Support 100 years of independent journalism.

  1. Politics
  2. UK Politics
9 May 2020updated 21 Sep 2021 4:58am

Exclusive: Video shows key UK official in 2016 anticipating “a pandemic that killed a lot of people”

Government planning rested on the assumption that the UK would simply let a future tragedy unfold.  

By Harry Lambert

On 16 March we reported that the UK had carried out a confidential pandemic training exercise in late 2016, codenamed Cygnus. The story was picked up 12 days later in the Sunday Telegraph and reverberated across the media. The report, as we wrote on 16 March, showed that the UK’s pandemic plans had been “tested and failed” and yet “were not rewritten or revised”.

We now have video from the event in November 2016 when the then UK chief medical officer, Sally Davies – Christopher Whitty’s predecessor – reported on the failings of Cygnus. Until the full 57-page report was leaked on Thursday, the findings had not been made public.

“We’ve just had in the UK a three-day exercise on flu, on a pandemic that killed a lot of people,” Davies tells Radio 4 presenter Mishal Hussein in the video, who chaired the event at the World Innovation Summit for Health in Doha, “and it became absolutely clear,” continues Davies, that “we could not cope with the excess bodies.”

A severe pandemic, Davies goes on, will in future “stretch everyone. It becomes very worrying about the deaths… and then what that will do to society, as you start to get all of those deaths… and then the economic impact.”

Sign up for The New Statesman’s newsletters Tick the boxes of the newsletters you would like to receive. A weekly newsletter helping you fit together the pieces of the global economic slowdown. Quick and essential guide to domestic and global politics from the New Statesman's politics team. The New Statesman’s global affairs newsletter, every Monday and Friday. The best of the New Statesman, delivered to your inbox every weekday morning. The New Statesman’s weekly environment email on the politics, business and culture of the climate and nature crises - in your inbox every Thursday. Our weekly culture newsletter – from books and art to pop culture and memes – sent every Friday. A weekly round-up of some of the best articles featured in the most recent issue of the New Statesman, sent each Saturday. A newsletter showcasing the finest writing from the ideas section and the NS archive, covering political ideas, philosophy, criticism and intellectual history - sent every Wednesday. Sign up to receive information regarding NS events, subscription offers & product updates.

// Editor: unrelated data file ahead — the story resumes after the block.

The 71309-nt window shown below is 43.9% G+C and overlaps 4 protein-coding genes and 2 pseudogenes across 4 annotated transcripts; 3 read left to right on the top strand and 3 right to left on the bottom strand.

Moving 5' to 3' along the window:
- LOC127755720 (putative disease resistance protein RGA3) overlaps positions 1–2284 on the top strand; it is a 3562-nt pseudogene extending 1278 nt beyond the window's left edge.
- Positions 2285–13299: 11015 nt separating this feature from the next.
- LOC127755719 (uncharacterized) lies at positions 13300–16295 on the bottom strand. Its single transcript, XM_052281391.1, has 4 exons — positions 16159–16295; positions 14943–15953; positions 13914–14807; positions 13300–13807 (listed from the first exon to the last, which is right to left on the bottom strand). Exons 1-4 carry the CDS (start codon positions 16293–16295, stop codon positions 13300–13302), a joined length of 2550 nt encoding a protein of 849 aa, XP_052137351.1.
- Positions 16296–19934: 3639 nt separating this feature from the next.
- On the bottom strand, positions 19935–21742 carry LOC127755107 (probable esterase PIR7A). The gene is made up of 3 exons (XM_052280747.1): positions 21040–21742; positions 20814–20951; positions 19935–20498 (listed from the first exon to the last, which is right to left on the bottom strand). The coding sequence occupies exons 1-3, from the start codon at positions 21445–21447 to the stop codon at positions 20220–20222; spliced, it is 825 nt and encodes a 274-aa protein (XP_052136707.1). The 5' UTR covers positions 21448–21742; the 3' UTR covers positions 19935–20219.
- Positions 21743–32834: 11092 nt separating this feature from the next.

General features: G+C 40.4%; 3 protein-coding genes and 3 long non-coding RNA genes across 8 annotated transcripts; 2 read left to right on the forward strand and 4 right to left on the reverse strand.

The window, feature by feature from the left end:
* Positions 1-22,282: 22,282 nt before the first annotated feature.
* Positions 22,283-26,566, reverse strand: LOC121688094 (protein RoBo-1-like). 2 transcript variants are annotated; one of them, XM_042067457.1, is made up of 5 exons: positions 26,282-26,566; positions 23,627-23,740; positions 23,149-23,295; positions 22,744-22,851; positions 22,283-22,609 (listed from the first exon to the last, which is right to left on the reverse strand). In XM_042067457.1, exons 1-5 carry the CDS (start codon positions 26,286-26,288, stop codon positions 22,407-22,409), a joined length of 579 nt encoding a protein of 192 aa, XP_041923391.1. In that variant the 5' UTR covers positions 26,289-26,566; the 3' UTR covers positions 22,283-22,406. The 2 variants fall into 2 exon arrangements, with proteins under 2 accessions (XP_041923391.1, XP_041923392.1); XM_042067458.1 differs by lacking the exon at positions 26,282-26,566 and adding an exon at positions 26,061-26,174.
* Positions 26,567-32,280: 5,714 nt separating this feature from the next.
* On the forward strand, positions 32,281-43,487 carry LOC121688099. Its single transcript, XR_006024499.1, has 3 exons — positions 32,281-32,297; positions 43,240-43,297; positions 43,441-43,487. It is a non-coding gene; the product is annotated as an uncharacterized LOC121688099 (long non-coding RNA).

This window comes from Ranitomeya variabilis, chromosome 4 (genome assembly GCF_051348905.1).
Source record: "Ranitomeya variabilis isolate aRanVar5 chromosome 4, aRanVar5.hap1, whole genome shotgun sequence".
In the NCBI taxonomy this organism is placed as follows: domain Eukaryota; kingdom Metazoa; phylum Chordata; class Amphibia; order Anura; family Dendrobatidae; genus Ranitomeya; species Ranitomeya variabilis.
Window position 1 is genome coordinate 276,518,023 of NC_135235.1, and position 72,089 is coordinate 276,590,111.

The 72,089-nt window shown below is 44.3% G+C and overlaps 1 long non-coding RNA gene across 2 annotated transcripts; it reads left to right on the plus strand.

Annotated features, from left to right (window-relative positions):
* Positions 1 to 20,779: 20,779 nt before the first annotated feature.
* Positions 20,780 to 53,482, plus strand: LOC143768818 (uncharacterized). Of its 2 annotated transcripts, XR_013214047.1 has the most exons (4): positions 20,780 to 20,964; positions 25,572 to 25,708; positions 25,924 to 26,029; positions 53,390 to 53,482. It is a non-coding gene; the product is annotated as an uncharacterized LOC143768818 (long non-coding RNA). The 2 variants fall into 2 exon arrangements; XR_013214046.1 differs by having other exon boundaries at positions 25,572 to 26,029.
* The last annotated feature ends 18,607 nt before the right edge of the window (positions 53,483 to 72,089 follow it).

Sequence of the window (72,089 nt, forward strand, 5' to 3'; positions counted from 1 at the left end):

“As you start to get all those deaths,” said Davies. This is not the language of suppression. This is the language of mitigation. It appears that the UK did not intend to suppress a future pandemic, as we have argued before. Exercise Cygnus tested for a pandemic that would lead to between 200,000 and 400,000 UK deaths. That was thought to be a plausible outcome.

Government planning rested on the idea that the UK (and other countries) would, as one observer put it, “just sit back and let tragedy of that scale unfold. Nowhere in the plan is there recognition that neighbouring countries hit first would react with lockdown.” Indeed. For more on that, see this.

Content from our partners
Transport is the core of levelling up
The forgotten crisis: How businesses can boost biodiversity
Small businesses can be the backbone of our national recovery

Whitehall plans rested on a failure of imagination. The UK overturned a years-long strategy – to mitigate a future crisis, but not to suppress it – when it locked down on 23 March. (Sally Davies declined to comment when the New Statesman spoke to her on 24 March.)

The UK is now paying the price for failing to act, both after Cygnus in 2016 and earlier this year when the crisis began. The country now has the highest number of Covid-19 deaths in Europe. I discussed the implications for No 10 of that statistic in this week’s political column. But this crisis has implicated more than just Boris Johnson’s government.

The failings of Exercise Cygnus took place under Theresa May’s tenure, and the long reign of Jeremy Hunt as secretary of state for health, while the UK’s errant pandemic plans date back to the mid-2000s. No party or recent government foresaw or forestalled this crisis.